Of course not. But it's surprising how much our individual identities are connected with our possessions and how when we change, as we inevitably do, those objects that surround us can become anchors to a past that we need to carry more lightly or sometimes shed altogether. I had to realize that my connection to my family history was just as intact as it had ever been, even though I had fewer tangible mementos. My relationship with music was still solid, too, even though it was expressed in a different way. For some of us, or for some aspects of each of our lives, simply letting go of the past completely by letting go of the things we have that are associated with it allows us to be more comfortable with who we are now. However, anyone who's ever parted with something that signifies an important relationship with a person or a time of life that has ended knows that there's a feeling of finality and acceptance that allows us to move forward, yet we often find intermingled with that feeling a bit of insecurity about who we are now that we're no longer a part of that relationship. I think that's okay. In fact, I think that mixed feelings are what we really need to get comfortable with in order to navigate life with less stress and anxiety.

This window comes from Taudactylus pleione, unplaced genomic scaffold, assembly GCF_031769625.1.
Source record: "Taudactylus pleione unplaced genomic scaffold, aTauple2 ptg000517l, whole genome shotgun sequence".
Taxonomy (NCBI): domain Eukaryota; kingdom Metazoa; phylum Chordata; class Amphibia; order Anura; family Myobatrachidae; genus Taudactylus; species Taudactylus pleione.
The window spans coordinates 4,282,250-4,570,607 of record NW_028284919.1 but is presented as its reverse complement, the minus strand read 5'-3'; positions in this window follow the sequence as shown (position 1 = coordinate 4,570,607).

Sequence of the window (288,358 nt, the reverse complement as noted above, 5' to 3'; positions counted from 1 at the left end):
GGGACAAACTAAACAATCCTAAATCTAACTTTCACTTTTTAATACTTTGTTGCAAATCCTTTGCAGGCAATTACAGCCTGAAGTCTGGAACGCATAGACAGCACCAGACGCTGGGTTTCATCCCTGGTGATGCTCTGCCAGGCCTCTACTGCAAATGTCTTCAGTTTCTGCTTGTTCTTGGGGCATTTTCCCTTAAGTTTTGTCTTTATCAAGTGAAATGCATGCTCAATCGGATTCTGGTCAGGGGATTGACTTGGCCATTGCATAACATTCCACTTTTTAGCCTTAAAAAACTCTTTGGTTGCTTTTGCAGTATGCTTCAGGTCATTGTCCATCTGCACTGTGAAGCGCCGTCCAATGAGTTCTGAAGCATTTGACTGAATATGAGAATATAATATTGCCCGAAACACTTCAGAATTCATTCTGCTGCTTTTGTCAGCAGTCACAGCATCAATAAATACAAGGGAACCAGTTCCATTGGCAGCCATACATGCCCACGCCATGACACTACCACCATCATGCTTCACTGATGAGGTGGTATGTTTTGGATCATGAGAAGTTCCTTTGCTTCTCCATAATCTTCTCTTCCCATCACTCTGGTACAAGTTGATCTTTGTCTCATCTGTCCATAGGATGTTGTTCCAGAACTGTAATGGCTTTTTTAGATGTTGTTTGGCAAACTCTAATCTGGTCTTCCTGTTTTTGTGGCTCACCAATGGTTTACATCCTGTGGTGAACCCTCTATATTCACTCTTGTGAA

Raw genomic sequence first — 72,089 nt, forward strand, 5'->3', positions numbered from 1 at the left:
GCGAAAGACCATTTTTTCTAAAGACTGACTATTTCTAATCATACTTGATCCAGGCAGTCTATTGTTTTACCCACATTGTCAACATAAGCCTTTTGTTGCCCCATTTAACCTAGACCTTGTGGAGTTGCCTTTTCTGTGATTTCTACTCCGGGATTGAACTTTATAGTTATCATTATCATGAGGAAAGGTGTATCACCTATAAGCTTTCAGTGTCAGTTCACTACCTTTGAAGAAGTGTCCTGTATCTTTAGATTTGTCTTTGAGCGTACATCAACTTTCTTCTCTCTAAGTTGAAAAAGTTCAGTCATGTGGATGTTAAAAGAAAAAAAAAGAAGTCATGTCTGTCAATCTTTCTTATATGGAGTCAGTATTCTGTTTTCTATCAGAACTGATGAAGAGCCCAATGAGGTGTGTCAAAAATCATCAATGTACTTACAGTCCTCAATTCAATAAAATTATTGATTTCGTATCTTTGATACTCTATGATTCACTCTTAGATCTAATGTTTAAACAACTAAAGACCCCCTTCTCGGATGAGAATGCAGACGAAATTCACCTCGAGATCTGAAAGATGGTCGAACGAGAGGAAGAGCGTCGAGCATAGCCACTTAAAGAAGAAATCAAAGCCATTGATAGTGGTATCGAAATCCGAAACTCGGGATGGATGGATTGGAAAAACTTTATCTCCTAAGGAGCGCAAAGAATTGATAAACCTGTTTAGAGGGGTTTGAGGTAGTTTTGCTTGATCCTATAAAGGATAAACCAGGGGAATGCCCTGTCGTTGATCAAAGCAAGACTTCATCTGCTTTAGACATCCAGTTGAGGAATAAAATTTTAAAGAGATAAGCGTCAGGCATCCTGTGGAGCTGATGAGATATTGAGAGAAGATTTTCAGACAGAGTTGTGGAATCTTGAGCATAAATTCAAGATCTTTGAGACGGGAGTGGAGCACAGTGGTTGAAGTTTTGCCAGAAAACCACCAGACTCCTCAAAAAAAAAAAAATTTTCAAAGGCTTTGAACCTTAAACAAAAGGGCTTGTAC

Too much sentiment can be a dangerous condition. There's a difference between feeling rooted or connected and feeling weighted down or burdened by obligation. There's also a difference between embracing our history and how it shaped who we are now versus clinging to our past and, perhaps, our youth, because we're afraid of change. Maybe we need to work on understanding and accepting ourselves as much as we need to work on understanding and accepting that the things we own are not truly what define us.